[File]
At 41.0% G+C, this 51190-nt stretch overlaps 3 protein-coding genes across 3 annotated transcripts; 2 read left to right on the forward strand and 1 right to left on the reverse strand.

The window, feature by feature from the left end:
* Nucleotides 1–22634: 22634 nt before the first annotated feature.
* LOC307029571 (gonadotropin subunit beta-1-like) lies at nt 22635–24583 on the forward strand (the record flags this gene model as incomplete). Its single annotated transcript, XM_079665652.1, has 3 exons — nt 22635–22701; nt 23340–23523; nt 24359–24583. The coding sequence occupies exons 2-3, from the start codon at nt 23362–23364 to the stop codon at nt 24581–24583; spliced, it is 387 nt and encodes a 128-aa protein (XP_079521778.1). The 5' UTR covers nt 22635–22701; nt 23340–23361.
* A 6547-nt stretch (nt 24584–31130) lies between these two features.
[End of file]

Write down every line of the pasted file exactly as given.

At 41.0% G+C, this 51190-nt stretch overlaps 3 protein-coding genes across 3 annotated transcripts; 2 read left to right on the forward strand and 1 right to left on the reverse strand.

The window, feature by feature from the left end:
* Nucleotides 1–22634: 22634 nt before the first annotated feature.
* LOC307029571 (gonadotropin subunit beta-1-like) lies at nt 22635–24583 on the forward strand (the record flags this gene model as incomplete). Its single annotated transcript, XM_079665652.1, has 3 exons — nt 22635–22701; nt 23340–23523; nt 24359–24583. The coding sequence occupies exons 2-3, from the start codon at nt 23362–23364 to the stop codon at nt 24581–24583; spliced, it is 387 nt and encodes a 128-aa protein (XP_079521778.1). The 5' UTR covers nt 22635–22701; nt 23340–23361.
* A 6547-nt stretch (nt 24584–31130) lies between these two features.